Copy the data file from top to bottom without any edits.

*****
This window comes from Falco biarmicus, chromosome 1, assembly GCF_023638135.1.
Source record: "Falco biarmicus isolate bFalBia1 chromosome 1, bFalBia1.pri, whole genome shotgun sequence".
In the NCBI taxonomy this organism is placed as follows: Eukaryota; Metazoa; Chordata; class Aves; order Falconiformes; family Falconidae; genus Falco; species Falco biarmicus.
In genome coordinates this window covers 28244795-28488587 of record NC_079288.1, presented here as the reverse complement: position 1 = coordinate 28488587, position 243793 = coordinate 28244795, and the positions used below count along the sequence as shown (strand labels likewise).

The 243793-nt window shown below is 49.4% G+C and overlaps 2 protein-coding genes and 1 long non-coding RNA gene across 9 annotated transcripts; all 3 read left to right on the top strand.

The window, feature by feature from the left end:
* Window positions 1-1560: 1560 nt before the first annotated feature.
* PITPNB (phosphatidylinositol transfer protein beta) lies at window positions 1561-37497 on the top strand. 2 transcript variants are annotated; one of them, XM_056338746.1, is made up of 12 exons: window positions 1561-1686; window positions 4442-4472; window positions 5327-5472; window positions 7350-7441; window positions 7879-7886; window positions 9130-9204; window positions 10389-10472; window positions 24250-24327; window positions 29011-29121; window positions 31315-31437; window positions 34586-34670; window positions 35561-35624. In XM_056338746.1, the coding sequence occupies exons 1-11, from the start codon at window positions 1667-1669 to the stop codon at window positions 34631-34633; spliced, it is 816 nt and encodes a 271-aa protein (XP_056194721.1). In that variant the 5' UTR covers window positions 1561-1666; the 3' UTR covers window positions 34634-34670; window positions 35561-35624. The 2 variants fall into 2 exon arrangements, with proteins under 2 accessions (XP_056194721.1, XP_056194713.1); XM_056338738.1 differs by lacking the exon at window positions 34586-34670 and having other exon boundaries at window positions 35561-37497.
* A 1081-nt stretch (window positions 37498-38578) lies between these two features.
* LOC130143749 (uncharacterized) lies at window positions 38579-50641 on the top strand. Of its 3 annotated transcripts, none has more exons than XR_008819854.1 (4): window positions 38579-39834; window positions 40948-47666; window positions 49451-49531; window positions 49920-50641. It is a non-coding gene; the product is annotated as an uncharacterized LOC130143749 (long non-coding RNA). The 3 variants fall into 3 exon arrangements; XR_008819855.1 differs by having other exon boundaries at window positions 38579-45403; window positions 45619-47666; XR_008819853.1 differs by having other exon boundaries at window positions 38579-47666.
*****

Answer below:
This window comes from Falco biarmicus, chromosome 1, assembly GCF_023638135.1.
Source record: "Falco biarmicus isolate bFalBia1 chromosome 1, bFalBia1.pri, whole genome shotgun sequence".
In the NCBI taxonomy this organism is placed as follows: Eukaryota; Metazoa; Chordata; class Aves; order Falconiformes; family Falconidae; genus Falco; species Falco biarmicus.
In genome coordinates this window covers 28244795-28488587 of record NC_079288.1, presented here as the reverse complement: position 1 = coordinate 28488587, position 243793 = coordinate 28244795, and the positions used below count along the sequence as shown (strand labels likewise).

The 243793-nt window shown below is 49.4% G+C and overlaps 2 protein-coding genes and 1 long non-coding RNA gene across 9 annotated transcripts; all 3 read left to right on the top strand.

The window, feature by feature from the left end:
* Window positions 1-1560: 1560 nt before the first annotated feature.
* PITPNB (phosphatidylinositol transfer protein beta) lies at window positions 1561-37497 on the top strand. 2 transcript variants are annotated; one of them, XM_056338746.1, is made up of 12 exons: window positions 1561-1686; window positions 4442-4472; window positions 5327-5472; window positions 7350-7441; window positions 7879-7886; window positions 9130-9204; window positions 10389-10472; window positions 24250-24327; window positions 29011-29121; window positions 31315-31437; window positions 34586-34670; window positions 35561-35624. In XM_056338746.1, the coding sequence occupies exons 1-11, from the start codon at window positions 1667-1669 to the stop codon at window positions 34631-34633; spliced, it is 816 nt and encodes a 271-aa protein (XP_056194721.1). In that variant the 5' UTR covers window positions 1561-1666; the 3' UTR covers window positions 34634-34670; window positions 35561-35624. The 2 variants fall into 2 exon arrangements, with proteins under 2 accessions (XP_056194721.1, XP_056194713.1); XM_056338738.1 differs by lacking the exon at window positions 34586-34670 and having other exon boundaries at window positions 35561-37497.
* A 1081-nt stretch (window positions 37498-38578) lies between these two features.
* LOC130143749 (uncharacterized) lies at window positions 38579-50641 on the top strand. Of its 3 annotated transcripts, none has more exons than XR_008819854.1 (4): window positions 38579-39834; window positions 40948-47666; window positions 49451-49531; window positions 49920-50641. It is a non-coding gene; the product is annotated as an uncharacterized LOC130143749 (long non-coding RNA). The 3 variants fall into 3 exon arrangements; XR_008819855.1 differs by having other exon boundaries at window positions 38579-45403; window positions 45619-47666; XR_008819853.1 differs by having other exon boundaries at window positions 38579-47666.